A Brief History of Thailand

Thai history concentrates on the history of the Thai people, less on the history of people living in the geographical area of present day Thailand. Simplified, Thai history can be divided in a pre-Sukhothai and a post-Sukhothai period, the Sukhothai period being regarded as the first true Thai kingdom. Also since that time history has been recorded and written down.

Thai history before the Sukhothai kingdom We should start with the important archaeologic findings of the Ban Chiang culture in the northeast of Thailand. There existed in that area a strongly developed culture with early agriculture and bronze metallurgy about 3000 BC. When visiting Bangkok one should not neglect to visit Wang Suan Phakkaat, a museum that besides other artifacts, has an important collection of Ban Chiang ceramics and artifacts. The pottery is quite colorful and modern looking.

The ancestors of present day Thailand were scattered over a wide area of South-East Asia, including parts of south and south-west China. Up to this day Thai language related languages are spoken in parts of southern China. The classical view is that Thai people migrated southwards to the area of present day Thailand, possibly over a long time period, and possibly in a more pronounced way during the 13th century with the rise of the Mongols in China.

In the area of present day Central Thailand the Dvaravati culture flourished up to the 11-12 th century AD. The Dvaravati people were most likely of Mon of mixed Mon-Khmer origin. While most of us know of the Khmer, in part due to their remaining impressive architectural achievements (Angkor Wat), the Mon are more of a mystery and interesting at that. They lived and live in the area of present day Thailand and Burma, with temporary kingdoms in Burma, and have later on been absorbed into the other cultures.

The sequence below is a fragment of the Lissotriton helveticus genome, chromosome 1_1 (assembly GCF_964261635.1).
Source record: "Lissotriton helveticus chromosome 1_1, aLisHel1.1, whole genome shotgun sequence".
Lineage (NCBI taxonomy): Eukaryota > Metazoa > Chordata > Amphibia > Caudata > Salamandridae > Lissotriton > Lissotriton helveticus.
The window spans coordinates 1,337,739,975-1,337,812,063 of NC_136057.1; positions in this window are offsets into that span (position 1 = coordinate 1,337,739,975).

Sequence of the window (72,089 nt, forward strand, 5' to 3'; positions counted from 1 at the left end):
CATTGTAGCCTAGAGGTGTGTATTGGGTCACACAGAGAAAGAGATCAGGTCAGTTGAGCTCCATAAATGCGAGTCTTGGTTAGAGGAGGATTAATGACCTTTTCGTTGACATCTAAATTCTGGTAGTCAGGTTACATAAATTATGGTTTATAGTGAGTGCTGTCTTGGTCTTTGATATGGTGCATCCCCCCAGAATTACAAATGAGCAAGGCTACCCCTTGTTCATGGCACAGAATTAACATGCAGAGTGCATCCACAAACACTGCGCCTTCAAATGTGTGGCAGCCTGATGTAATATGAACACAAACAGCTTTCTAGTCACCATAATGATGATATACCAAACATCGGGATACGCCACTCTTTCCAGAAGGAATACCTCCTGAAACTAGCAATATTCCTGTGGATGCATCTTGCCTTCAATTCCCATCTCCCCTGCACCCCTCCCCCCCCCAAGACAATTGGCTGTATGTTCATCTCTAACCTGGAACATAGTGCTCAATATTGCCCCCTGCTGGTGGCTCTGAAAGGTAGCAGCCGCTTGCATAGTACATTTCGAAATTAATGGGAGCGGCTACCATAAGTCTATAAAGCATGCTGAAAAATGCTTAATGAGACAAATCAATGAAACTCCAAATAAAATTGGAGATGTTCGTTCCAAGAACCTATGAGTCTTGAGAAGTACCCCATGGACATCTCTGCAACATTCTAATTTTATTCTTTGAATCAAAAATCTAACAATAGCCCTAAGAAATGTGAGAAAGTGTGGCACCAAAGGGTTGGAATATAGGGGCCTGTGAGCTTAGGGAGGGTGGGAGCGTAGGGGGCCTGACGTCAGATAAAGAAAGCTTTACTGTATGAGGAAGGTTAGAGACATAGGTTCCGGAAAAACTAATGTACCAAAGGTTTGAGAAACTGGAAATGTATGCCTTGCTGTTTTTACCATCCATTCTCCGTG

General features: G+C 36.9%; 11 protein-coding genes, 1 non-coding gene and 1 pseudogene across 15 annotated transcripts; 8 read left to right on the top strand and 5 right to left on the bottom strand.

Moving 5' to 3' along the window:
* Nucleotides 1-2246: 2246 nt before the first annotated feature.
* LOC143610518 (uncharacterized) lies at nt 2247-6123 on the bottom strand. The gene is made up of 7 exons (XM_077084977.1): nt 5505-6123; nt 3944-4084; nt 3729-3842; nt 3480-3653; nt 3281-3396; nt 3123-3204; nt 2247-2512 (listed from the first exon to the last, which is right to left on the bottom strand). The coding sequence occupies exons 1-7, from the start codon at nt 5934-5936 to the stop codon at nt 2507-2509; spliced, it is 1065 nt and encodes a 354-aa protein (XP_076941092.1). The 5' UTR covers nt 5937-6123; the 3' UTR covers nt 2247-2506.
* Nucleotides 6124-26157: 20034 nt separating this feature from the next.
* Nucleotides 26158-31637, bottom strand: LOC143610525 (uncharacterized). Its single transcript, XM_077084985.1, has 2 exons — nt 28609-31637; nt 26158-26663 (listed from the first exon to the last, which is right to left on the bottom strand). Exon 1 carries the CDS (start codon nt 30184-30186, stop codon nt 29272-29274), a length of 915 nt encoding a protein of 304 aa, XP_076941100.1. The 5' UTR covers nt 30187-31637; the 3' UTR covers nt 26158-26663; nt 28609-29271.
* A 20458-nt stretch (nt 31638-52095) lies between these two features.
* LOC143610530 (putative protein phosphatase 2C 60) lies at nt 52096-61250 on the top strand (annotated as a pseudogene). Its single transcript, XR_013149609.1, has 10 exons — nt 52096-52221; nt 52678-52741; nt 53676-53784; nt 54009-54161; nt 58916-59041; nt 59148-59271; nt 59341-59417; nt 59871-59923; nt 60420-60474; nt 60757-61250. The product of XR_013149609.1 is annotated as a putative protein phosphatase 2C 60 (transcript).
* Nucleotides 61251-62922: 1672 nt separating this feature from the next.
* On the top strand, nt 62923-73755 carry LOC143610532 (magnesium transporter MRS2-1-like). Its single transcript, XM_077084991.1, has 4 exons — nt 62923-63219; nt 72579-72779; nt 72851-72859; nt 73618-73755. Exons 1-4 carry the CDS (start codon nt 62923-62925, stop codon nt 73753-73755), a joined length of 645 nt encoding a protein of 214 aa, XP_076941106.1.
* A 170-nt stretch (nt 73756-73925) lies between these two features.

The Khmer had a long influence over most parts over present day Thailand, most extensively in the north-east and central areas. Their settlements or outposts at Phimai and Prasaat Phanom Rung in the north-eastern province, are certainly worth a visit. Just across the border with Cambodia lies Khao Phra Wihaan, of equal importance. (check if the border is open, before embarking on your trip). These places can well compensate, if you are not able to make it to Angkor Wat in Cambodia. The Khmer empire declined during the 14-15th century AD and Angkor was finally defeated by the Thais of Ayuthaya in 1431.

Thai history since the Sukhothai kingdom
Sukhothai is considered to be the first true Thai kingdom. Eventually, it only lasted a very short period, until the rise of Ayuthaya. An independent Thai kingdom was established in 1238 and lasted until 1376, when it was annexed by Ayuthaya. Its most well known king is King Ramkhamhaeng, who is also credited as with establishing the Thai writing system. A famous inscription reads as follows : There is fish in the water and rice in the fields, indicating a prosperous land.

The Ayudhaya kingdom lasted from 1350 to 1767, when the city was conquered and destroyed by the invading Burmese. The Burmese were the great rivals of the Thais of Ayudhaya and sacked the city also a first time about 200 years earlier.

Ayudhaya was an imposing and wealthy city during its heyday. Early European visitors were impressed with its prosperity. Portuguese, Dutch, Japanese and other settlements were present. Contrary to the Sukhothai period, which was more egalitarian, the Ayudhaya kings were god-kings with absolute authority. Commoners were forbidden with penalty of death to look directly at the king

After the destruction of Ayudhaya, the Thais managed to regroup around a Thai general, Taaksin, who became the new king and established his capital in Thonburi, opposite the river of present day Bangkok. He was eventually deposed and executed in 1782 and the present day Chakri dynasty was established. Bangkok became the new capital. This area up to the present day is referred to as the Rattanakosin period, named after a small island in the center of Bangkok.